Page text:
Kryder-Reid, Elizabeth

  • Larry J. ZimmermanEmail author
Living reference work entry

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Basic Biographical Information

Elizabeth Kryder-Reid is a North American anthropological archaeologist known for her interdisciplinary work in landscape studies, museum studies, and issues related to cultural heritage. She earned a Ph.D. in anthropology from Brown University in 1991. From 1989 to 1991, Kryder-Reid served as instructor at the University of Maryland at College Park. From 1991 to 1996, she was a research associate at the Center for Advanced Study in the Visual Arts, National Gallery of Art, working on the Keywords in American Landscape Design project and then as lecturer at George Mason University. In 1998 she became assistant professor of Anthropology and Museum Studies at the Indiana University School of Liberal Arts at IUPUI (Indiana University-Purdue University Indianapolis) where she advanced to the rank of professor in 2015. She served as director of the IUPUI Museum Studies Program from 1998 to 2013 and since then as director of the Cultural Heritage Research...

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  1. Kryder-Reid, E. 1994. ‘With manly courage’: Reading the construction of gender in a nineteenth-century religious community. In ‘Those of little note’: Gender, race, and class in historical archaeology, ed. E.M. Scott, 97–114. Tucson: University of Arizona Press.Google Scholar
  2. Kryder-Reid, E. 1998. The archaeology of vision in eighteenth-century Chesapeake Gardens. In Annapolis pasts: Historical archaeology in Annapolis, Maryland, ed. P.A. Shackel, P.R. Mullins, and M.S. Warner, 268–290. Knoxville: University of Tennessee Press.Google Scholar
  3. Kryder-Reid, E. 2007. Sites of power and the power of sight: Vision in the California Mission landscapes. In Sites unseen: Landscape and vision, ed. D. Harris and D.M. Ruggles, 181–212. Pittsburgh: University of Pittsburgh Press.CrossRefGoogle Scholar
  4. Kryder-Reid, E. 2010a. Perennially new: Santa Barbara and the origins of the California Mission Garden. Journal of the Society of Architectural Historians 69: 378–405.CrossRefGoogle Scholar
  5. Kryder-Reid, E. 2010b. Writing the landscape: Text as representations of and sources for American landscape design history. In Keywords in American landscape design, ed. T. O’Malley. New Haven: Yale University Press. in cooperation with the Center for Advanced Study in the Visual Arts, National Gallery of Art, Washington, DC.Google Scholar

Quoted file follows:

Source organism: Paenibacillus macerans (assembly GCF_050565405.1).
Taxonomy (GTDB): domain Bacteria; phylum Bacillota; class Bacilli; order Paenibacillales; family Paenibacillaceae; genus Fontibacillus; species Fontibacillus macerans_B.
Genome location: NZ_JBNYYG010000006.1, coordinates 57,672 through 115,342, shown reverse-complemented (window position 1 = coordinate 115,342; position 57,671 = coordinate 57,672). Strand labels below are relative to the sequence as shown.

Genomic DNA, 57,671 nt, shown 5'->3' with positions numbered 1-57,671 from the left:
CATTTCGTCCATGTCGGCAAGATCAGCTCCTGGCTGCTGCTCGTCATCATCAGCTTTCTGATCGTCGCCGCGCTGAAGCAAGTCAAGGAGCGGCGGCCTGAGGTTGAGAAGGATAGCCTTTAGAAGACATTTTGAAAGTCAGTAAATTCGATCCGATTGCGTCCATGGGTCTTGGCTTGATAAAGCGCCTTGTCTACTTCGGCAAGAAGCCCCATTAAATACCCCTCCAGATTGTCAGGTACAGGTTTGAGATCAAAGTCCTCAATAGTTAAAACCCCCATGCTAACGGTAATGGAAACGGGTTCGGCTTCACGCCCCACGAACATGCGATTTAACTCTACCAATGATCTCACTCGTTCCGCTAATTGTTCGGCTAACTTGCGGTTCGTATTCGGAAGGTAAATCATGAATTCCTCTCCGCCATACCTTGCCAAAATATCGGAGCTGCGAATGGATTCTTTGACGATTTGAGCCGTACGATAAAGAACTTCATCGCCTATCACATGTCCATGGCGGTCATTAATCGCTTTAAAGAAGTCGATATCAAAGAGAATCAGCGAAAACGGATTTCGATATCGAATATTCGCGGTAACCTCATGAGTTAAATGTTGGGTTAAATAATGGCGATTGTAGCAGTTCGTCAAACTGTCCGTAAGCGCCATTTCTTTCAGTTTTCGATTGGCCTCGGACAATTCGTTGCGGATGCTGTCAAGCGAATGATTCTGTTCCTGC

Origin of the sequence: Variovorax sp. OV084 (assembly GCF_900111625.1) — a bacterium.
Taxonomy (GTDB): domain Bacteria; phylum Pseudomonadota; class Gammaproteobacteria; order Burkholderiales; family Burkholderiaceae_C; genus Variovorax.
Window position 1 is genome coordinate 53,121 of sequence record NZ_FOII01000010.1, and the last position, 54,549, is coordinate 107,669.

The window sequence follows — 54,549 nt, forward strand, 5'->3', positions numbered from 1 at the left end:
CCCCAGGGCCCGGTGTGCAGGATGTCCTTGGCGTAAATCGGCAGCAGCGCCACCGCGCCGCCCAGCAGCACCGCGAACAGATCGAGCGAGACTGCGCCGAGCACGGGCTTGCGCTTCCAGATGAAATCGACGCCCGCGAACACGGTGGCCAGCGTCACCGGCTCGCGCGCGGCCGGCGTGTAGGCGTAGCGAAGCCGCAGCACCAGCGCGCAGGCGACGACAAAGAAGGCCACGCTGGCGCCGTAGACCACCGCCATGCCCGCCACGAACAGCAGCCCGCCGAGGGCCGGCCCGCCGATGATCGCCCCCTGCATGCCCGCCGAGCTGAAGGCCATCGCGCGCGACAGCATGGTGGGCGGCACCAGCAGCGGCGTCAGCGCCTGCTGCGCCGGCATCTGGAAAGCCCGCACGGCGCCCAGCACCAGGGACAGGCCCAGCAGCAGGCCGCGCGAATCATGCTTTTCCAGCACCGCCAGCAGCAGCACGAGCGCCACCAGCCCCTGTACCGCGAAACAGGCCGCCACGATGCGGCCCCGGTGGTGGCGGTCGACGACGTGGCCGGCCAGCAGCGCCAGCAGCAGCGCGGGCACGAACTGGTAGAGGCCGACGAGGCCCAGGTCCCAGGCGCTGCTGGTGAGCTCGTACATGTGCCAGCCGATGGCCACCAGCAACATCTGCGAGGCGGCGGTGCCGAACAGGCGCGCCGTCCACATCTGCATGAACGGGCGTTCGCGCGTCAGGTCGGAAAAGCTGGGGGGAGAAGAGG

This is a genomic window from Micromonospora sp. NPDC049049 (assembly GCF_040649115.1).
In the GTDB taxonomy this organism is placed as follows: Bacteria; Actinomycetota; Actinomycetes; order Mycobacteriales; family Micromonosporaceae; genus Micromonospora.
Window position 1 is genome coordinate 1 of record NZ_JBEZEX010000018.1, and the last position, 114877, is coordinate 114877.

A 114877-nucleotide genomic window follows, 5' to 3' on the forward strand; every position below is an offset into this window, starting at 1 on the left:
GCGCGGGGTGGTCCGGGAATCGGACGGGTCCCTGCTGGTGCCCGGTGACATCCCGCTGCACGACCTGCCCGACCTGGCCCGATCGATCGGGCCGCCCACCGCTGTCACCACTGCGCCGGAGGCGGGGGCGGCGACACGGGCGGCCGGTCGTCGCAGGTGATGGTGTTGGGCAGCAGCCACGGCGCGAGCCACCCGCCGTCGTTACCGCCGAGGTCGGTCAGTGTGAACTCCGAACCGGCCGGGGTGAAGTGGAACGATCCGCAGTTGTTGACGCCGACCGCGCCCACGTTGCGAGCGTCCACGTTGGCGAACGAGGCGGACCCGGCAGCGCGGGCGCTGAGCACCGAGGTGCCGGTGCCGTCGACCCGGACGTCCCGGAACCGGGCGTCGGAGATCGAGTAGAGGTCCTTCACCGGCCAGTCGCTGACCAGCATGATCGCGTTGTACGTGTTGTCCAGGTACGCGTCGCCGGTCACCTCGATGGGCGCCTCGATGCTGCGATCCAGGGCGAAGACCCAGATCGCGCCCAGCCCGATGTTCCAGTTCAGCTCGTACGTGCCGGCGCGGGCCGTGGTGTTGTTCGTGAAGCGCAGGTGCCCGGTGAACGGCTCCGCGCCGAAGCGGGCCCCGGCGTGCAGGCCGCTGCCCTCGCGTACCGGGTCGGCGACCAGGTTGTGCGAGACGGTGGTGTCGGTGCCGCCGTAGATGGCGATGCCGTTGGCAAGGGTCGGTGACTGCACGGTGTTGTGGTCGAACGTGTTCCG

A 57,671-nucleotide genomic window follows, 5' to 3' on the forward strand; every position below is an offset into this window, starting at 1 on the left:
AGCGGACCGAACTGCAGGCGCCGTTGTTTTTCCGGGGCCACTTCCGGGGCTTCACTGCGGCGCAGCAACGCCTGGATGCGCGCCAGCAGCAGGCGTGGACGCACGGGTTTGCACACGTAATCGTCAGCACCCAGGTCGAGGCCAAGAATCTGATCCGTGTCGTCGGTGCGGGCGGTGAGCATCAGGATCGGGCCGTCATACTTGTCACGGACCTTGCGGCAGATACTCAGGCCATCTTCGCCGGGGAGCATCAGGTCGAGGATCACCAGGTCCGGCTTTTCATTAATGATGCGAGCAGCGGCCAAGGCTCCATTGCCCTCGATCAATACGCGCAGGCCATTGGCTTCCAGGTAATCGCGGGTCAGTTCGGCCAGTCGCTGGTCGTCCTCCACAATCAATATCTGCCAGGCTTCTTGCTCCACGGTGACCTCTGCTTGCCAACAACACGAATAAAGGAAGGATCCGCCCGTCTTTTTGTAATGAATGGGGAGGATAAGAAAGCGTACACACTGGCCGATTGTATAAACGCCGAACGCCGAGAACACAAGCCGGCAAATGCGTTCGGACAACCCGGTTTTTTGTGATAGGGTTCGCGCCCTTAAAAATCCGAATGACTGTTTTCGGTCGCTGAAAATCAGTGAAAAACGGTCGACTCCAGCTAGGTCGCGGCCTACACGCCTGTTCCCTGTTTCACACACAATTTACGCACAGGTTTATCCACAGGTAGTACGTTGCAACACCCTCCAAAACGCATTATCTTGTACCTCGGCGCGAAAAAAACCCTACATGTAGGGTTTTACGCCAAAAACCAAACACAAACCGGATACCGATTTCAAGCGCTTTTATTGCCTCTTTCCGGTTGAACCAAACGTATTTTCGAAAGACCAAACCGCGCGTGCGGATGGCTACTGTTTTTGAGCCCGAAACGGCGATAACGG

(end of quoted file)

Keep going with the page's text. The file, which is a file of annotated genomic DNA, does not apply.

6. Kryder-Reid, E. 2016. California mission landscapes: Race, memory, and the politics of heritage. Minneapolis: University of Minnesota Press.Google Scholar
  7. Kryder-Reid, E. 2017. Liz Kryder-Reid: Thinking critically about heritage.
  8. Kryder-Reid, E., J.W. Foutz, E. Wood, and L.J. Zimmerman. 2017. ‘I just don’t ever use that word’: Investigating stakeholders’ understanding of heritage. International Journal of Heritage Studies 24 (7): 743–763. (published online June 22, 2017; in print 2018).CrossRefGoogle Scholar

Further Reading

  1. Holzman, L., E. Wood, H. Cusack-McVeigh, Kryder-Reid, E., M. Labode, and L.J. Zimmerman. 2014. A random walk to public scholarship? Exploring our convergent paths, Public: A Journal of Imagining America 2(2).
  2. Kryder-Reid, E. 1996. The construction of sanctity: Landscape and ritual in a religious community. In Landscape archaeology: Reading and interpreting the American historical landscape, ed. R. Yamin and K. Bescherer Metheny, 228–248. Knoxville: University of Tennessee Press.Google Scholar
  3. Kryder-Reid, E. 2015. Crafting the past: Mission models and the curation of California heritage. Heritage & Society 8 (1): 60–83.CrossRefGoogle Scholar
  4. Kryder-Reid, E. 2019. Do the homeless have heritage? Archaeology and the pedagogy of discomfort. In Pedagogy and practice in heritage studies, ed. S.J. Bender and P.M. Messenger, 129–147. Gainesville: University of Florida Press.Google Scholar
  5. Kryder-Reid, E., and D.F. Ruggles. 1994. Sight and site: Vision in the garden. Special theme issue of the Journal of Garden History 14(1):1–2.Google Scholar
  6. Kryder-Reid, E., and L.J. Zimmerman. 2018. Of, by, and for which people?: Government and contested heritage in the American Midwest. In Cultural contestation: Heritage, identity and the role of government, ed. J. Rodenberg and P. Wagenaar, 239–262. London: Palgrave.CrossRefGoogle Scholar

Copyright information

© Springer Nature Switzerland AG 2019

Authors and Affiliations

  1. 1.IUPUIIndianapolisUSA

Section editors and affiliations

  • Claire Smith
    • 1
  1. 1.Department of ArchaeologyFlinders UniversityAdelaideAustralia